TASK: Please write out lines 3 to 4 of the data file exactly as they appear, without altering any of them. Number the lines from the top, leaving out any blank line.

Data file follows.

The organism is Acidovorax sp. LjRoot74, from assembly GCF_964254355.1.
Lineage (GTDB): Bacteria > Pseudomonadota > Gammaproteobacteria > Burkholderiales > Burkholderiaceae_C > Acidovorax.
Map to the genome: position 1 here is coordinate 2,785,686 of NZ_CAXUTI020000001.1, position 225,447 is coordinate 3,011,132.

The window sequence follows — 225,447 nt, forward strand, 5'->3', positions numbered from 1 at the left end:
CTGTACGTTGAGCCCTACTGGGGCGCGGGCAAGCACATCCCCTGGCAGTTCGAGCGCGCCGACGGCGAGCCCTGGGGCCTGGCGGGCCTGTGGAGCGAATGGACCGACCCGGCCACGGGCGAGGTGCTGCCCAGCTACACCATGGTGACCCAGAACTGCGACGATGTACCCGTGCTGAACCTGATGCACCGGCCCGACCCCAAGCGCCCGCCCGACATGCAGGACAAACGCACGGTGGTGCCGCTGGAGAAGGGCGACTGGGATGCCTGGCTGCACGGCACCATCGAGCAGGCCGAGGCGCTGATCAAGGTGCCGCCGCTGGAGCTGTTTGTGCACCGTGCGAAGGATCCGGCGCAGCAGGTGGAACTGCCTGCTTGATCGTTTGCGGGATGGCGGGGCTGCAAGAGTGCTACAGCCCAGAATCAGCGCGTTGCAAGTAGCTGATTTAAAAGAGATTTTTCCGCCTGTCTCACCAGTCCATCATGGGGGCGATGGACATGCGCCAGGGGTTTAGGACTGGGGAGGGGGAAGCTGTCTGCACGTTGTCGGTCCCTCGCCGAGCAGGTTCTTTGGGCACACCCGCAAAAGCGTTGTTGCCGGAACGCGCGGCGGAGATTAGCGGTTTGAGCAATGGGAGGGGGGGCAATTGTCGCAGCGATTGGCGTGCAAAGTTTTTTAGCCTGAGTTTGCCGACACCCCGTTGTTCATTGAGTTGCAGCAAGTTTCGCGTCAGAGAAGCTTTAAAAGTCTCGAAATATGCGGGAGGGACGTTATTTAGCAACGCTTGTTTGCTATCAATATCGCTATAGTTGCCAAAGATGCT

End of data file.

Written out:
Map to the genome: position 1 here is coordinate 2,785,686 of NZ_CAXUTI020000001.1, position 225,447 is coordinate 3,011,132.

The window sequence follows — 225,447 nt, forward strand, 5'->3', positions numbered from 1 at the left end: